- The Washington Times - Friday, March 18, 2005


By Gregg S. Clemmer

Hearthside Publishing, $39.95, 760 pages, illus.


He was one of the South’s toughest fighters, yet few today can recall Maj. Gen. Edward Johnson’s great exploits. In this massive new biography, “Old Alleghany,” author Gregg Clemmer attempts to rescue this colorful, club-wielding character from the dustbin of history.

Edward Johnson was born April 16,1816, at the family home, Salisbury, in Chesterfield County, Va. Because of disagreements between his maternal grandfather and father, the family moved to Louisville, Ky., when he was a young lad. During his midteens, Johnson attended Kenyon College in Grambier, Ohio.

Toward the end of his time there, he applied to become a cadet at the U.S. Military Academy. Through the help of some politically powerful family friends, he secured an appointment.

In the summer of 1833, Johnson began his studies at West Point. Never a good student, he barely passed his first year and failed his second. Mr. Clemmer recounts how, during the next term, a sullen Johnson hit rock bottom after reporting to school late and, not long afterward, disobeying a direct order in mathematics class.

Pleading guilty to two of the charges against him and being found guilty of another at his court-martial, he was sentenced to dismissal. Then, surprisingly, the court commuted the sentence to a less severe punishment.

From that time on, according to the author, “Ed pressed his efforts for a West Point education with a new determination.”

Johnson graduated in 1838 and soon reported for duty with the 6th U.S. Infantry in Florida. For the next three years, he served in Company D as the 6th fought to flush the Seminole Indians from their swampy lairs. In 1842, his regiment was transferred west. From that time until the outbreak of the Mexican War, he served at various frontier posts, including Fort Smith, Ark.

In Mexico, the 6th marched with Gen. Winfield Scott’s army. On Sept. 7, 1847, during the desperate fighting at Molina Del Ray, Johnson risked his life carrying his wounded brigade commander from the field. Six days later, at the Battle of Chapultepec, he again distinguished himself. The Army rewarded his “gallant and meritorious conduct” by elevating him with two brevets to the rank of major, and once he was back home, the Commonwealth of Virginia and Chesterfield County each presented the champion with a sword.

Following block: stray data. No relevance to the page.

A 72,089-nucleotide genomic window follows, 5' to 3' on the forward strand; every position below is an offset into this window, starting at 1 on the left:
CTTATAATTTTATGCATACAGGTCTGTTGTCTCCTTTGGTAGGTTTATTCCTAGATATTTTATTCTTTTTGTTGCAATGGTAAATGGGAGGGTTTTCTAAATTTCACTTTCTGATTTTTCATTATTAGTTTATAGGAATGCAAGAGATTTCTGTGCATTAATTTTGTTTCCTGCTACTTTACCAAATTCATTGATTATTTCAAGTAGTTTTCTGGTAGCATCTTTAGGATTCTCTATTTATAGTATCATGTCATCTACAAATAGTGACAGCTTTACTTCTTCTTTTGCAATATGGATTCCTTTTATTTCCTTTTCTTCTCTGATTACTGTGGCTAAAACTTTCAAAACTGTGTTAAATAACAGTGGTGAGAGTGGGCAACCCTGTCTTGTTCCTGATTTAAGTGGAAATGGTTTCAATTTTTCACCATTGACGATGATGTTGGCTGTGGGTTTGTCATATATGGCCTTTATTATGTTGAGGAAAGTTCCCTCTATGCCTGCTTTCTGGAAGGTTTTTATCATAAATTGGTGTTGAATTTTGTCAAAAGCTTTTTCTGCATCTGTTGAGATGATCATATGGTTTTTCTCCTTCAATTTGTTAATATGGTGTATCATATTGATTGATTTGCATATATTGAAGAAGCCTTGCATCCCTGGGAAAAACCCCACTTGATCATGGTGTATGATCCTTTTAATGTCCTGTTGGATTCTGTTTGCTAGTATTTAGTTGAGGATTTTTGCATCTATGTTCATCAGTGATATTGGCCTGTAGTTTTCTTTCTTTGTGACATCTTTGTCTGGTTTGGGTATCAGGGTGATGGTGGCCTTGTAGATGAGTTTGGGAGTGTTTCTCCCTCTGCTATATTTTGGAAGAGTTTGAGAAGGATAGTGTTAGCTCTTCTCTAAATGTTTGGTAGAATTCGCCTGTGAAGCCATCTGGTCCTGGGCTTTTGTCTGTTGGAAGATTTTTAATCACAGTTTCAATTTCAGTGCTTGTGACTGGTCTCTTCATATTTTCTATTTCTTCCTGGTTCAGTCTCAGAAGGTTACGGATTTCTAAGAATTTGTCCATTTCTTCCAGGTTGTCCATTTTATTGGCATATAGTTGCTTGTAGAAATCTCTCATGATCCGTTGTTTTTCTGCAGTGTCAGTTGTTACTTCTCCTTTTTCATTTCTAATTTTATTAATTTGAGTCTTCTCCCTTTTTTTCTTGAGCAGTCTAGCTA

Following the Mexican War, Johnson served as a recruiter in Richmond before transferring to posts in Kansas and California. On June 3, 1861, while stationed at Governor’s Island, N.Y., he resigned his commission and cast his lot with the South.

Once in Richmond, Johnson became colonel of the 12th Georgia Infantry. By mid-July, his men, along with additional units, were on their way to reinforce other Rebels trying to hold onto mountainous northwestern Virginia.

The regiment remained in the rugged highlands for the next 10 months. During his research, the author traveled extensively in this region, and as a result, Mr. Clemmer’s writings give clarity to the often confusing and overlooked actions there.

On Oct. 3, the 12th Georgia helped defeat Union forces attempting to cross the Greenbrier River and attack Camp Bartow. Johnson’s unruffled demeanor that day gave confidence to his troops.

Pvt. James Atkins recalled, “He sits on his horse in a deadly rain of bullets as calmly as other people would sit in a shower of rain.” On Dec. 13, at the Battle of Alleghany Mountain, however, he became much like a viking berserker, earning his nom de guerre, “Old Alleghany,” by leading his men in a successful counterattack while armed only with a hickory club he had snatched from the brush.

On May 8,1862, Johnson, now a brigadier general and commanding the small Army of the Northwest, cooperated with Gen. Thomas “Stonewall” Jackson in defeating a Union force at McDowell. Near the end of the clash, though, a Yankee shot him in the ankle.

During his yearlong recuperation, the old warrior’s attention turned to love. Diarist Mary Chestnut aptly described his awkward attempts at romance with Richmond’s young high-society belles when she wrote, “He is a different part of speech.”

Johnson was promoted to major general in February 1863, and President Jefferson Davis chose him that May to command the famed Stonewall Division in Lt. Gen. Richard Ewell’s Corps. During the Gettysburg Campaign, Johnson had mixed success. Although his troops whipped Robert Milroy’s division at Stephenson’s Depot on June 15, they were unable, despite furious assaults, to capture Culp’s Hill on July 2 and 3.

Johnson’s finest day in the Army of Northern Virginia came on Nov. 27 at Payne’s Farm. There his soldiers, outnumbered 7-1, not only stopped a federal advance but pushed it back. Mr. Clemmer points out: “In his career as a Confederate officer, Johnson would never lose a battle in which he alone commanded the field.”

The year 1864 proved unlucky for the general. On the morning of May 12, during the Battle of Spotsylvania, a tidal wave of Yankees crashed through his line at the “Mule Shoe,” capturing him and most of his men. Later exchanged, he was transferred by the War Department to the Army of Tennessee.

That fall, Johnson and his new division followed Lt. Gen. John Bell Hood on his doomed invasion of Tennessee. On Dec. 16, 1864, the federals captured Old Alleghany again at the Battle of Nashville.

In the postwar years, the lifelong bachelor farmed at Salisbury and stayed out of politics. He died March 2, 1873, in Richmond. Although he is buried at Hollywood Cemetery, his grave site is unknown.

Despite being handicapped by the lack of surviving Johnson correspondence, Mr. Clemmer has mined a multitude of sources to pen a superb biography of this obscure Rebel hero.

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